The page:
Conus Medullaris Syndrome - What You Need To Know
What does Conus Medullaris mean?
Latin for medullary cone, the conus medullaris is a bundle of spinal cord nerves that have a tapered end, located near the first two lumbar vertebrae (L1 and L2) in the back. The conus medullaris ends at the cauda equina, where the spinal cord is terminated and the bundles of nerves & nerve roots are no longer protected.
What is Conus Medullaris Syndrome?
Typically caused by an incomplete spinal cord injury, or when there is a loss of sensation below the area that was injured, conus medullaris is a product of trauma. This syndrome presents itself much differently than its similar counterpart, cauda equina syndrome. Characterized by severe lower back pain and impotence, conus medullaris syndrome produces abrupt symptoms on both sides of the body and is less likely to cause paralysis than other types of spinal cord injuries.
What are the symptoms of Conus Medullaris Syndrome?
Following a spinal cord injury, symptoms of conus medullaris syndrome develop rapidly and on both sides of the body by presenting:
- Weakness or tingling in your lower limbs
- Sexual dysfunction
- Severe back pain
- Abnormal sensations in your back
What is the primary cause of Conus Medullaris Syndrome?
Developing as an after-effect of an incomplete spinal cord injury, conus medullaris syndrome isn't a disease in its own right, but the product of trauma to the spinal cord. The potential causes of conus medullaris syndrome are:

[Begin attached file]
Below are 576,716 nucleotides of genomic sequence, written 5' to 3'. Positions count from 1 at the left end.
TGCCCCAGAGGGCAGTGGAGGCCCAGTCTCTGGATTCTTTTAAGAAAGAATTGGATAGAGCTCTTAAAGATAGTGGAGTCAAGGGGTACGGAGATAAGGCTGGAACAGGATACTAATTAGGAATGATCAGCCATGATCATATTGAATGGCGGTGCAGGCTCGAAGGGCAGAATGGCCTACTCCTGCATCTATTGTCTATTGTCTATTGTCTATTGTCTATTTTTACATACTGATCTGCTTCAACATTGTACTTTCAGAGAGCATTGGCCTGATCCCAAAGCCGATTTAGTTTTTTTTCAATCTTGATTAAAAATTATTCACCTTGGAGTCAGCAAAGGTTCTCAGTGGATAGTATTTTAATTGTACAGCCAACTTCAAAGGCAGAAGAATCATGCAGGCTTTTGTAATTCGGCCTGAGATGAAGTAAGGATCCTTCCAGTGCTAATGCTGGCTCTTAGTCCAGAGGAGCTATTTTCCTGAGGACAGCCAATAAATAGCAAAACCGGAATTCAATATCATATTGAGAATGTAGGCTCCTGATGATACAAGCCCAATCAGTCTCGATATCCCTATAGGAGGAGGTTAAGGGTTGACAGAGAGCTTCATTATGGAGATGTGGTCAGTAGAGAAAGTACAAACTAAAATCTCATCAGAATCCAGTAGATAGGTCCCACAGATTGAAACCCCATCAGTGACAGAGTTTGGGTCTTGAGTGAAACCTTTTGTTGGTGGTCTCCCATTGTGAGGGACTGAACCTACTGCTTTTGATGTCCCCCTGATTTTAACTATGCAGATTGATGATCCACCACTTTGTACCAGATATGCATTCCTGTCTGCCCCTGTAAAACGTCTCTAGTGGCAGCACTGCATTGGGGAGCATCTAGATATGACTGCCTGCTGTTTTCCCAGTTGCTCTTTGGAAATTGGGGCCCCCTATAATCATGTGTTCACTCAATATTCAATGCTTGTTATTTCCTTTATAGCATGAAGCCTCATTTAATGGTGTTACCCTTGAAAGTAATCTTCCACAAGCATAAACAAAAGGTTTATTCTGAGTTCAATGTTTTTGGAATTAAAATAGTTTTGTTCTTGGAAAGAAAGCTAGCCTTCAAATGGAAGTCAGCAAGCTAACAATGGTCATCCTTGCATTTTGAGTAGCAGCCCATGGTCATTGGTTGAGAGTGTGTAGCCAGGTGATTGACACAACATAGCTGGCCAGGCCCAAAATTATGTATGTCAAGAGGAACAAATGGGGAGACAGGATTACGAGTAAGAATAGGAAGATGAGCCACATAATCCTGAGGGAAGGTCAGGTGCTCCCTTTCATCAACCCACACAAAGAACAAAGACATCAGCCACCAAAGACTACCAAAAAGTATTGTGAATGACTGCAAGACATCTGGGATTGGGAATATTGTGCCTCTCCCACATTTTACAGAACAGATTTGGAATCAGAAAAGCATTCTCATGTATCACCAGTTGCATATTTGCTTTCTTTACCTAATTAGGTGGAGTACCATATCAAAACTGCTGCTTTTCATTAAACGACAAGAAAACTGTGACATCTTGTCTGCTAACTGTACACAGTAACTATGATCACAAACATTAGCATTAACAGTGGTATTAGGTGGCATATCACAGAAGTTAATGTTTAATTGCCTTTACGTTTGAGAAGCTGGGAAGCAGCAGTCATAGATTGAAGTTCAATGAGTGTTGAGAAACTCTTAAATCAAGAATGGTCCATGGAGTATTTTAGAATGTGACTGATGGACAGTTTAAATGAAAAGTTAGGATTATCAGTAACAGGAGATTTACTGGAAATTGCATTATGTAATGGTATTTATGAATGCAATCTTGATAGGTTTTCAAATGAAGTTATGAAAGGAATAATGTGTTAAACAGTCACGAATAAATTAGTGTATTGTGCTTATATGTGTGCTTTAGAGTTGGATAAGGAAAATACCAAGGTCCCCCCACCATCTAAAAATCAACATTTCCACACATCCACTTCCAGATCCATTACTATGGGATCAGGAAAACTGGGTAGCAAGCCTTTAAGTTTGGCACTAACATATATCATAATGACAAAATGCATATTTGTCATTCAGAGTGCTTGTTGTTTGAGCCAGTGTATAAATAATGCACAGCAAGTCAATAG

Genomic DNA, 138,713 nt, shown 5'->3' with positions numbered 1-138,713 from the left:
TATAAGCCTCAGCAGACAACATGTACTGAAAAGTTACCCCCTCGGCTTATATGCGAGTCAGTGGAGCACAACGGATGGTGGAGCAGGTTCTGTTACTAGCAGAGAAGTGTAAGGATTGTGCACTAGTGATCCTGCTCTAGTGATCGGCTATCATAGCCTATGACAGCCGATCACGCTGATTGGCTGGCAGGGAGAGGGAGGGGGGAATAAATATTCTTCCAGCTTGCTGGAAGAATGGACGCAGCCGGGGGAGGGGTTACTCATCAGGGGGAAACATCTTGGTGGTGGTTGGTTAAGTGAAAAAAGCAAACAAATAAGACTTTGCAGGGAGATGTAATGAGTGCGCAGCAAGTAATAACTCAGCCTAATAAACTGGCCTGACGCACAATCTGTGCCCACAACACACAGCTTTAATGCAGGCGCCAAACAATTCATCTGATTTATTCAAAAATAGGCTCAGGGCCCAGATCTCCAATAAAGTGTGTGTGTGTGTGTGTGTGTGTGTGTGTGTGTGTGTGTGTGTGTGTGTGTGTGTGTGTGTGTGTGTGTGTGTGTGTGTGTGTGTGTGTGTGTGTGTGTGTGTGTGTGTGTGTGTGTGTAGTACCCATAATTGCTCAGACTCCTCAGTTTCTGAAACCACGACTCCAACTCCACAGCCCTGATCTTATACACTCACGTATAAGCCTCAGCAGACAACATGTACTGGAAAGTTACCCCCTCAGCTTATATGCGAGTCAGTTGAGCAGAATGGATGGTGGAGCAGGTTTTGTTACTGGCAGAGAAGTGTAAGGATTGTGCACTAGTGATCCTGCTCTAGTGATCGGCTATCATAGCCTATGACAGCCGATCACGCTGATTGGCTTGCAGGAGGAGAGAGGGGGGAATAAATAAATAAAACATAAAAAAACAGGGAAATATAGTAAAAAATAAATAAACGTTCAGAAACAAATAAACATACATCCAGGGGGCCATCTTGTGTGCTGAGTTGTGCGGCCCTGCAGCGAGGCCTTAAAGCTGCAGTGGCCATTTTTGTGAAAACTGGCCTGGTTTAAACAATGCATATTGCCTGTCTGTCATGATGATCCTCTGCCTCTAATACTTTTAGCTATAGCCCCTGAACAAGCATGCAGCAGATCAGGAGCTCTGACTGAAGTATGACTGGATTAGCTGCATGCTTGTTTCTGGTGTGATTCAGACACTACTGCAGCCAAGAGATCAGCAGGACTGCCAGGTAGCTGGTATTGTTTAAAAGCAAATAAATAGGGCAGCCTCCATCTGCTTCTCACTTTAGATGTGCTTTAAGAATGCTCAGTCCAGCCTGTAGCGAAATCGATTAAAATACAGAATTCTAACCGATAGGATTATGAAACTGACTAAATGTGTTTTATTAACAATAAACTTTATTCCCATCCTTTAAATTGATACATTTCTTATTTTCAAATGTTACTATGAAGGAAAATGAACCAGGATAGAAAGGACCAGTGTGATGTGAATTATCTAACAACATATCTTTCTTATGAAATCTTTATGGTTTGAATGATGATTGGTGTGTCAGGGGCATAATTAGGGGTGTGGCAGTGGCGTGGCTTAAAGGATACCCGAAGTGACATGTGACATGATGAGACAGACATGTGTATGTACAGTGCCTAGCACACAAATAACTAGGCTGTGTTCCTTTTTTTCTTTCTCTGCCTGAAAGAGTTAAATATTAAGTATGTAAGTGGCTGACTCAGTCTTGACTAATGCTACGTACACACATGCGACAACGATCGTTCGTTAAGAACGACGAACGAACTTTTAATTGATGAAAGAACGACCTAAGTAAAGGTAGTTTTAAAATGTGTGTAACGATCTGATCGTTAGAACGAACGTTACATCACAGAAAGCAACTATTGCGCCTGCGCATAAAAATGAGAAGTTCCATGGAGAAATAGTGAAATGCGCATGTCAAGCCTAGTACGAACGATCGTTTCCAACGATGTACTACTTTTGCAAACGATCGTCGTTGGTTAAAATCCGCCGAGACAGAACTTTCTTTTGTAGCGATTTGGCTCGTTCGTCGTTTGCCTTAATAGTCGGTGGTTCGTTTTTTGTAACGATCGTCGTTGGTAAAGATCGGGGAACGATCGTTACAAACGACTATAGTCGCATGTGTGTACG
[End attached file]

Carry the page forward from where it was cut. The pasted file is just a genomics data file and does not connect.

- Severe trauma to the lower back such as a gunshot wound, hard blow, or involvement in a car accident
- Spinal cord infections
- Spinal tumors
- Abnormalities of the spinal column
How is Conus Medullaris Syndrome diagnosed?
Stemming from a previous spinal cord injury, conus medullaris syndrome is diagnosed by a medical professional through an MRI of the lower back and spine. The severity and type of injury sustained prior to diagnosis is all taken into consideration when identifying this condition. Depending on its cause, spinal decompression surgery, radiation, and antibiotics can be used to treat the symptoms. In addition, physical therapy is also necessary to regain function.
If you or a loved one has experienced a diagnosis with conus medullaris syndrome, contact the personal injury lawyers at Lipkin & Higgins to learn more today.